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Top court: 'parasite' not racist term

LEAFLETS containing phrases like “gypsy parasites” cannot be considered racial defamation, the Supreme Court ruled in a hearing against Marian Kotleba, a well-known former leader of a far-right organisation.

LEAFLETS containing phrases like “gypsy parasites” cannot be considered racial defamation, the Supreme Court ruled in a hearing against Marian Kotleba, a well-known former leader of a far-right organisation.

In March 2013 the Supreme Court delivered a verdict dismissing the ministerial appeal against the lower-instance court ruling, which claimed that Kotleba did not intend to refer to all ethnic Roma, but “only those particular [individuals] who leech on the benefits that society provides them”, and by using the words “not only”, his use of the word “parasites” also referred to ethnically non-Roma individuals.

The Supreme Court also found no issue with Kotleba’s use of the politically insensitive word “gypsy”, stating that the word is used colloquially, even by Roma. Kotleba defended his use of the word by saying that “the original name for this ethnicity is still in use also among the Roma themselves”, as quoted by the Sme daily.

The case emerged in 2009 when Kotleba ran as an independent candidate for the post of the president of the Banská Bystrica Self-Governing Region, and in his campaign distributed leaflets bearing the slogan “with your support I can surely do away with the unjust advantages for not only gypsy parasites”. The courts have confirmed that Kotleba’s slogan did not constitute racial defamation.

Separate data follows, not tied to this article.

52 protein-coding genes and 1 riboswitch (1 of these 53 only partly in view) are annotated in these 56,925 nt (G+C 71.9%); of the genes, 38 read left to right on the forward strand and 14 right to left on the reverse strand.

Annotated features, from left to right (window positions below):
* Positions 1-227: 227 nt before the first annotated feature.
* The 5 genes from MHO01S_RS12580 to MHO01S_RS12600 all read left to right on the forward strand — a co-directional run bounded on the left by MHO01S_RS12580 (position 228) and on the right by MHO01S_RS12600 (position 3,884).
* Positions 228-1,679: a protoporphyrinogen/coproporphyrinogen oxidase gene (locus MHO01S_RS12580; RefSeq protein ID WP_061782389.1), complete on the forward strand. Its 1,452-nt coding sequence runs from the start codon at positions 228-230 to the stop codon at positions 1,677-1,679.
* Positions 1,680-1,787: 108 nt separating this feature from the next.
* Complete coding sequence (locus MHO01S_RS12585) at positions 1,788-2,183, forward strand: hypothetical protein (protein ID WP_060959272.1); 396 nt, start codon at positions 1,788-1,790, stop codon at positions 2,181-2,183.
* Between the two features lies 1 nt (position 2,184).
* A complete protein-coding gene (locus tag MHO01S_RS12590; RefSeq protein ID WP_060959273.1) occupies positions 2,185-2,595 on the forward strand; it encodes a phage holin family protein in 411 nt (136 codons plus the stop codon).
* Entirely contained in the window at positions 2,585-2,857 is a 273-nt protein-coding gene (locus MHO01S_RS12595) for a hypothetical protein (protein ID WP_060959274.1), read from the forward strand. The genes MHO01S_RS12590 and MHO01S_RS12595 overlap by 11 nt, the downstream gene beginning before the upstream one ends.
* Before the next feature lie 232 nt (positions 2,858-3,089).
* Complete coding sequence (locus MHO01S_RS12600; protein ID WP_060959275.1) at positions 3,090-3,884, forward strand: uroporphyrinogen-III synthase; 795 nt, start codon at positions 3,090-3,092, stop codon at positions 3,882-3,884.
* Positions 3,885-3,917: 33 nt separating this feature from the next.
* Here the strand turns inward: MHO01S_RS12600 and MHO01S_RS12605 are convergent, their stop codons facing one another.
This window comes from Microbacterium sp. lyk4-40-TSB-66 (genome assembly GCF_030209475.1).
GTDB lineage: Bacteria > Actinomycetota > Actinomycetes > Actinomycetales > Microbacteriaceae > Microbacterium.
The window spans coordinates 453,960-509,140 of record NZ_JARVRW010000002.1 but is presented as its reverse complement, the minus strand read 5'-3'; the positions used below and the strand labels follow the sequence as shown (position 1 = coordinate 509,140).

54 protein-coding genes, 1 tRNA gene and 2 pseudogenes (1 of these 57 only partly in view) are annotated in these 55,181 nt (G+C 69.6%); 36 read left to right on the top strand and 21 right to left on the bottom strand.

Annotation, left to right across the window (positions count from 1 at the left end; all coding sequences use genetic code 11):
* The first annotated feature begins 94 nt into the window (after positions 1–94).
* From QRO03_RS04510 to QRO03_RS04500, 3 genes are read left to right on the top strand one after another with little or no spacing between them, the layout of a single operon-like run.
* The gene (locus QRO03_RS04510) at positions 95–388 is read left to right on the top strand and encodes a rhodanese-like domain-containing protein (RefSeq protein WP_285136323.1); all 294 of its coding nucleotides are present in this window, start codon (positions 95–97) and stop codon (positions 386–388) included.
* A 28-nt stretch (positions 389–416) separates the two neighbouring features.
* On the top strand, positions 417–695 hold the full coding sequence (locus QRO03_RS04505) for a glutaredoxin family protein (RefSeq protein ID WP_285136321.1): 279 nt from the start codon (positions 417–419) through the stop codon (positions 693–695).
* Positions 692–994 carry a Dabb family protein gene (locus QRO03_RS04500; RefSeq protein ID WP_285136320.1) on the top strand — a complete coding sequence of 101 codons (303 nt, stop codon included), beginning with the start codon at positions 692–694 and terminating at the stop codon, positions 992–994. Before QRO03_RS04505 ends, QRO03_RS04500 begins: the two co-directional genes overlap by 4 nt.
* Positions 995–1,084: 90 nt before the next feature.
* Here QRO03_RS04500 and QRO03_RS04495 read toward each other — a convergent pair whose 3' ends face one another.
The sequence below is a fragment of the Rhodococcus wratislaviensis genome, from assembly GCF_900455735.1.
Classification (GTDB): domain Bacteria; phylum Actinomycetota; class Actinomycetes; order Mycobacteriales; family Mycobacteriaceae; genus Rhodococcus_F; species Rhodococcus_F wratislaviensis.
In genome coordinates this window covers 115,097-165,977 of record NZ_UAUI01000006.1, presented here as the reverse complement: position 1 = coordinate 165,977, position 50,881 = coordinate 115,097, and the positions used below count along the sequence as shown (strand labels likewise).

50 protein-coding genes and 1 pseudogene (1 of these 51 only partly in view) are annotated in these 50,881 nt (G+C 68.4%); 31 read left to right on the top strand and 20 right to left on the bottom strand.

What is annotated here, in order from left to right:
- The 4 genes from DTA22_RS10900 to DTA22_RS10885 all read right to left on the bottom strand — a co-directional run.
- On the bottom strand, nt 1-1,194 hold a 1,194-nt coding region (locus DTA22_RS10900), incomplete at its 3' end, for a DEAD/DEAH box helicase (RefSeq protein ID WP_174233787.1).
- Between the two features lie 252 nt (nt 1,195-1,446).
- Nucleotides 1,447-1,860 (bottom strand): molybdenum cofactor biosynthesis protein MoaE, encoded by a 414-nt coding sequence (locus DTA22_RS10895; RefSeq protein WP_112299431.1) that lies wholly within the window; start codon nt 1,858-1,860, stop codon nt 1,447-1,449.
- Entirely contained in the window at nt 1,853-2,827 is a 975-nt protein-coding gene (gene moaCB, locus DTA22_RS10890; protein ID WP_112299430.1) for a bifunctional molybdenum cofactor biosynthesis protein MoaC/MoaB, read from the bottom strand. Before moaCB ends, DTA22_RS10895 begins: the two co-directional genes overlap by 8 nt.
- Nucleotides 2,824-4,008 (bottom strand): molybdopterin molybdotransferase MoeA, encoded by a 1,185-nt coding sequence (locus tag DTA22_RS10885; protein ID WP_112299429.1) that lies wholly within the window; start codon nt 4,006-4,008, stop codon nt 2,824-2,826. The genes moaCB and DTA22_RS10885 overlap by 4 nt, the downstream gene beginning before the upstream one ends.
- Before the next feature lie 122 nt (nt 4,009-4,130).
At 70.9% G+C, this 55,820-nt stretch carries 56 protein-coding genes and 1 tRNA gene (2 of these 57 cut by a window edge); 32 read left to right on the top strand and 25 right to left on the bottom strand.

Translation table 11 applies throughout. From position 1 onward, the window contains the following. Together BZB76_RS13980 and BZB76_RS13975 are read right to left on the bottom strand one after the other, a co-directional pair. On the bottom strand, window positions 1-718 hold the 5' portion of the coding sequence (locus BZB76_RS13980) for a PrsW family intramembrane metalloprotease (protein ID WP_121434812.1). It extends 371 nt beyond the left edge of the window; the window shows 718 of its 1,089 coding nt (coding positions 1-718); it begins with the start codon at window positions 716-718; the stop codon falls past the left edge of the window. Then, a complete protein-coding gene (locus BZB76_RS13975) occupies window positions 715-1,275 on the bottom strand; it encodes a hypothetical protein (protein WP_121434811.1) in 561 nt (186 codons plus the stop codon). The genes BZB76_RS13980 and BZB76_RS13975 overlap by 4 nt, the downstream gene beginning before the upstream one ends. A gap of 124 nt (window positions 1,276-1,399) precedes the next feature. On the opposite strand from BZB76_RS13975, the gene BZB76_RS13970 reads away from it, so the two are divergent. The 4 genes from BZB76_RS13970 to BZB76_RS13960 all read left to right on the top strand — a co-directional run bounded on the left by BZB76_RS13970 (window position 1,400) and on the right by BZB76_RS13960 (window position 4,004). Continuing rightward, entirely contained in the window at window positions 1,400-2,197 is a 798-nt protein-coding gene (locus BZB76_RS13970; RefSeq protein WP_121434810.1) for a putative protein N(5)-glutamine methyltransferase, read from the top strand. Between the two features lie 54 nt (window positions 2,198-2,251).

Human rights watchdogs express their dismay

Non-governmental human rights watchdogs, including the Helsinki Committee for Human Rights in Slovakia, People Against Racism, the Centre for Research of Ethnicity and Culture, the Roma Institute and the Open Society Foundation, have criticised the ruling dismissing the appeal filed in 2010 by then-justice minister Lucia Žitňanská, who maintained that Kotleba did, in fact, commit racial defamation. It is not in line with the rulings of the European Court for Human Rights, with the European Commission’s anti-racism recommendations and the aims of the Council of Europe campaign for limiting hate crime, the organisations claim.

“The courts have fatally failed in this case in protecting the basic human right – the respect of the human dignity of all people,” the Helsinki Committee for Human Rights in Slovakia wrote in their statement from May 13, 2013. “Apologising for hateful expressions defaming the Roma in fact legitimises the belief that Roma are inferior and their dignity is of less value than the dignity of other inhabitants of the state.”

The committee called the grammatical analysis of the word “gypsy” provided in the court’s opinion bizarre.

“[The court] did not analyse the whole incriminating statement, the mutual connection between its parts (‘gypsy parasites’) and its objective consequences in the form of defamation of an ethnic group,” the statement reads, adding that the court’s analysis overlooked the public activities of Kotleba and that the organisations he had established and that he is a member of are widely known and offer sufficient evidence of “his real intentions”.

The ruling also sets a precedent with potentially serious consequences for the future development of interracial and intercultural relations in Slovakia, the statement reads.

Who is Kotleba?

Marian Kotleba is a well-known figure on the margins of the Slovak political scene. He founded and led the Slovenská Pospolitosť (Slovak Togetherness) far-right political party, which was later banned by the Interior Ministry and existed only as a civic organisation. He frequently organised and participated in anti-Roma demonstrations or marches commemorating the Nazi satellite wartime Slovak state and its president Jozef Tiso. He has been detained and charged repeatedly for crimes including racial defamation.

Kotleba has made several attempts to enter mainstream politics. In addition to his candidacy for the Banská Bystrica regional president in the 2009 regional elections, in which he ended in fourth place with 13,000 votes, he has more recently founded another party, the People’s Party – Our Slovakia, which ran unsuccessfully in the 2012 parliamentary elections.

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